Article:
MILAN (Reuters) - Italy’s Banca Carige (CRGI.MI) secured backing from core shareholders and underwriters for a vital 560 million euro (£500 million) cash call needed to stave off the threat of being wound down.
Carige’s last-minute failure to sign the underwriting accord had sent tremors across Italy’s banking sector, triggering a recent sell-off in shares of other lenders seen as vulnerable.
Carige, saddled with bad loans and accumulated losses, must boost its best-quality capital, which lags the threshold recommended by European Central Bank supervisors, by the end of the year.
After losing nearly 3 billion euros since 2013, the bank has warned its business could be at risk if a capital raising plan, including also asset disposals and a debt swap, fails.
Carige said on Saturday it planned to launch the new share issue on Nov. 22 offering new shares at 1 euro cent each. The stock has not traded over the past two days and last closed on Wednesday at 0.1473 euros. The offer would run until Dec. 6.
The bank said a group of local investors who are its core shareholders had committed to buy new shares so as to own a combined stake equivalent to 29.7 percent of capital.
Malacalza Investimenti, the single largest shareholder with a 17.6 percent stake, had previously said there had been misunderstandings with the banks in the guarantee consortium.
Carige will offer 60 new shares for each ordinary or savings share already owned to raise up to 498 million euros. Another 60 million euros worth of new shares are reserved for holders of subordinated debt.
Global coordinators Credit Suisse (CSGN.S) and Deutsche Bank (DBKGn.DE) and co-global coordinator Barclays (BARC.L) have committed to underwrite the 498 million euro portion of the cash call, after deducting commitments from core shareholders and other allocation accords signed by some institutional investors through broker Equita SIM.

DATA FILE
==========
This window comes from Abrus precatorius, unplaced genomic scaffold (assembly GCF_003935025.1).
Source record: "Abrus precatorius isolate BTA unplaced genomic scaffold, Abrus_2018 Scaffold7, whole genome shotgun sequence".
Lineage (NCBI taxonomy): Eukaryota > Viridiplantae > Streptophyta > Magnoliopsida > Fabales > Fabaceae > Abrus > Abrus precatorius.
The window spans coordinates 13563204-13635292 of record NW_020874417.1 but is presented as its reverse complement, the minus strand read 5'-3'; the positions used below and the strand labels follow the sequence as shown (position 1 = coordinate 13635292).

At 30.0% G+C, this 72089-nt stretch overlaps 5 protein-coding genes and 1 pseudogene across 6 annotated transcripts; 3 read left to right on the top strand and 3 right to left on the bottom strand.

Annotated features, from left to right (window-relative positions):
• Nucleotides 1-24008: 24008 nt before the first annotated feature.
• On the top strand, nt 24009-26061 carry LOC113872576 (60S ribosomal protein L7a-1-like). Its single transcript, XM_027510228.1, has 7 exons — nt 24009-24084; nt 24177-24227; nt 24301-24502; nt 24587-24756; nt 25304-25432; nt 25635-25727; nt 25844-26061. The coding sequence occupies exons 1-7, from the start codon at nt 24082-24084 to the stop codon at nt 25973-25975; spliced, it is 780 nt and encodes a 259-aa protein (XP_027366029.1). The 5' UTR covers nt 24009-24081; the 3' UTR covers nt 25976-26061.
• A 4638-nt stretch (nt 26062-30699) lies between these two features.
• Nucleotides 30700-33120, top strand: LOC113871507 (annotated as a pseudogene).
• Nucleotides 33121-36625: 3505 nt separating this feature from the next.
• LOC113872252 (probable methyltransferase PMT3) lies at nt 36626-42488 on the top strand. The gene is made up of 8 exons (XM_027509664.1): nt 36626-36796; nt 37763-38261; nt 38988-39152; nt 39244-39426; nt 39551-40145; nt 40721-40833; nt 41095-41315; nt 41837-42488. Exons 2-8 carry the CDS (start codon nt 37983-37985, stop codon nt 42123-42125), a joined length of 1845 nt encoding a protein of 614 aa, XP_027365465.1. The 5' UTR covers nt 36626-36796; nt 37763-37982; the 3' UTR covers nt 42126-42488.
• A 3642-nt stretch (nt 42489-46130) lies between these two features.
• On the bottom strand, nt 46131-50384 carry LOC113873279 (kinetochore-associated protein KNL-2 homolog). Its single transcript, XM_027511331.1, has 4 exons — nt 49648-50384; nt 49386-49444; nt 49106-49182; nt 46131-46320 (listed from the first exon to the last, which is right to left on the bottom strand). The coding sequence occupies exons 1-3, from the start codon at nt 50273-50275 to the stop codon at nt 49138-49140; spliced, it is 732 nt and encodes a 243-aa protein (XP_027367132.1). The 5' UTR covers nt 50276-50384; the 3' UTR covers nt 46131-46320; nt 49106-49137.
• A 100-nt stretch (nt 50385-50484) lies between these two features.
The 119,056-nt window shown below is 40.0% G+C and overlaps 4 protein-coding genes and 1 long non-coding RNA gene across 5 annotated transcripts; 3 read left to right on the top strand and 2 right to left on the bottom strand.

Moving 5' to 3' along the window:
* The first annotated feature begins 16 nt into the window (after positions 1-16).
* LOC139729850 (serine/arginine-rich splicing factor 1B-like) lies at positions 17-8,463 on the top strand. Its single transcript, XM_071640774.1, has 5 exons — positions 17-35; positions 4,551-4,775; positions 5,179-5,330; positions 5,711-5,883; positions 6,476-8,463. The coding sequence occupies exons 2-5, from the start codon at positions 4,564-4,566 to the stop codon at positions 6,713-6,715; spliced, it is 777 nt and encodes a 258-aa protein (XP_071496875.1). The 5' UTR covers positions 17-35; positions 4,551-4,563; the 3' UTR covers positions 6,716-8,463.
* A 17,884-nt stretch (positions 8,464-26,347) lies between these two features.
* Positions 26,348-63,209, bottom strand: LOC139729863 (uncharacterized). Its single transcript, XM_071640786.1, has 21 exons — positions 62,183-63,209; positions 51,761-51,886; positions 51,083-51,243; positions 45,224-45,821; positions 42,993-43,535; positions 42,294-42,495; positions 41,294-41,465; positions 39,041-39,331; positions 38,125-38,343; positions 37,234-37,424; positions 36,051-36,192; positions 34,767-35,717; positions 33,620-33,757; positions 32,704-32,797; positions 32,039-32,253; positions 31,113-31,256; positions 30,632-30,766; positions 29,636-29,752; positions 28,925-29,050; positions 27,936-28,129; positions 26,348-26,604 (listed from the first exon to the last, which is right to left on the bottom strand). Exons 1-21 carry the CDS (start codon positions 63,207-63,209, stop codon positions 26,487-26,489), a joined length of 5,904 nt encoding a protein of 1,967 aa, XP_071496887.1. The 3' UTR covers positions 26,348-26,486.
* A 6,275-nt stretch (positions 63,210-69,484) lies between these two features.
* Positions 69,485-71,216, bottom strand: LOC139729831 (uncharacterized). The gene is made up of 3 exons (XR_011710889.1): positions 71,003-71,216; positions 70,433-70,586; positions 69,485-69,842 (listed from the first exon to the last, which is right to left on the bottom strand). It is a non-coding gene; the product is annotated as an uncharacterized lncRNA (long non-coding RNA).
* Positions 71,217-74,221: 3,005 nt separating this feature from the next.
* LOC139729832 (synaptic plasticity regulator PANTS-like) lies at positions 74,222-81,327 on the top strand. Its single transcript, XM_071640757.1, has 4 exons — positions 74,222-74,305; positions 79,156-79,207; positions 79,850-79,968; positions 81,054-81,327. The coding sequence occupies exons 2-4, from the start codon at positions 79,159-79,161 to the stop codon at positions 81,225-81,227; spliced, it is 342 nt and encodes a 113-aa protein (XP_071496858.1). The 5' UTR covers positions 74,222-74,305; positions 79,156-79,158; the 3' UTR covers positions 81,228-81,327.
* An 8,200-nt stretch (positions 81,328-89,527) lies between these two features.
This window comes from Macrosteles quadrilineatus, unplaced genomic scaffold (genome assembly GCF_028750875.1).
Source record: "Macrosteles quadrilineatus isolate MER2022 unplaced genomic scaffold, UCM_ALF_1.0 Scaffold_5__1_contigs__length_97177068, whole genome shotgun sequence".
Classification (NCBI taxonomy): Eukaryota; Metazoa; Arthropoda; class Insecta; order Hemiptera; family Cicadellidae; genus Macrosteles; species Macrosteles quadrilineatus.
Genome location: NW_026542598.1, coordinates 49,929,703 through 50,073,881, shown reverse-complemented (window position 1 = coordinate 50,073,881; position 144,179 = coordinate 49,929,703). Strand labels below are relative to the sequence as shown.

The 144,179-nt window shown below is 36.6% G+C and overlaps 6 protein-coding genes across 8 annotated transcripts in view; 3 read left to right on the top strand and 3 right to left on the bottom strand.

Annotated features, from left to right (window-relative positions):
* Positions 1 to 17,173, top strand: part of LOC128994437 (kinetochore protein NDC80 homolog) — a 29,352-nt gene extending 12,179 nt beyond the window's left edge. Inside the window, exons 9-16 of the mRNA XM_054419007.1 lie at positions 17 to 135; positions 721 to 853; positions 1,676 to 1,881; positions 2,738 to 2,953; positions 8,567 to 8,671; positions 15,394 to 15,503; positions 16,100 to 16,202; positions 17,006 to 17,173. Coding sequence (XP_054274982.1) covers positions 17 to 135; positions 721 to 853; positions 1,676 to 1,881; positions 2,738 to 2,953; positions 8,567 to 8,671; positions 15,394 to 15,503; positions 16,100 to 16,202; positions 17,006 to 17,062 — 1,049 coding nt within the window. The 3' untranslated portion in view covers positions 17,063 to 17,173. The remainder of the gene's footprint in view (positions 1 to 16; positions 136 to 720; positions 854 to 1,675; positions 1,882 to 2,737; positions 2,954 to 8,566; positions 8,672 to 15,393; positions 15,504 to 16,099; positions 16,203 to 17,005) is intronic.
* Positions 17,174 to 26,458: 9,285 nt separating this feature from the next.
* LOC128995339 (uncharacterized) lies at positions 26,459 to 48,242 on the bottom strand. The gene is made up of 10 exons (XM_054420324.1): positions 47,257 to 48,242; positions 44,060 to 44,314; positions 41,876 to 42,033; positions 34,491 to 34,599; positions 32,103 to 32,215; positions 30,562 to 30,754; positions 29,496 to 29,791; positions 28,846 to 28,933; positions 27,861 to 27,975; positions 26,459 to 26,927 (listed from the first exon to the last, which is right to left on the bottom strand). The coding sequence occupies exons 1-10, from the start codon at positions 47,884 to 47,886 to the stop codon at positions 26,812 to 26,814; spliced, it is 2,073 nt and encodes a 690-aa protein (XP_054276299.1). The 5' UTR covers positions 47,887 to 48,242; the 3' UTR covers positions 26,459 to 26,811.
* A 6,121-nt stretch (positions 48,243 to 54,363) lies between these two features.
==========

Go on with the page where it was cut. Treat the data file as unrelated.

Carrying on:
Carige said it had also entered exclusive talks with Credito Fondiario to sell 1.2 billion euros in bad loans and its debt servicing business.
Failure to carry out the share issue would undermine confidence in the sector just as risks of contagion seemed to have subsided following a string of bailouts. It could also jeopardise efforts by small lenders to tap investors for cash in order to meet regulatory demands to step up bad loan disposals.
Carige’s troubles hit in particular smaller rival Creval (PCVI.MI), which has just announced plans to raise 700 million euros, or more than five times its market value, in a share issue.
Italian banks are saddled with a quarter of Europe’s soured loans, a hangover from a deep recession that ended in 2014, and are struggling to offload them as they can only sell at a loss.
Creval shares lost 25 percent on Friday after a 19 percent drop the previous day. Moody’s downgraded its debt ratings, saying it saw significant risks for the bank’s planned share issue.
“If the Carige deal falls apart, Creval’s won’t work either,” fund manager Giuseppe Sersale of Anthilia Capital said.
Additonal reporting and writing by Agnieszka Flak; Editing by Alexander Smith and Muralikumar Anantharaman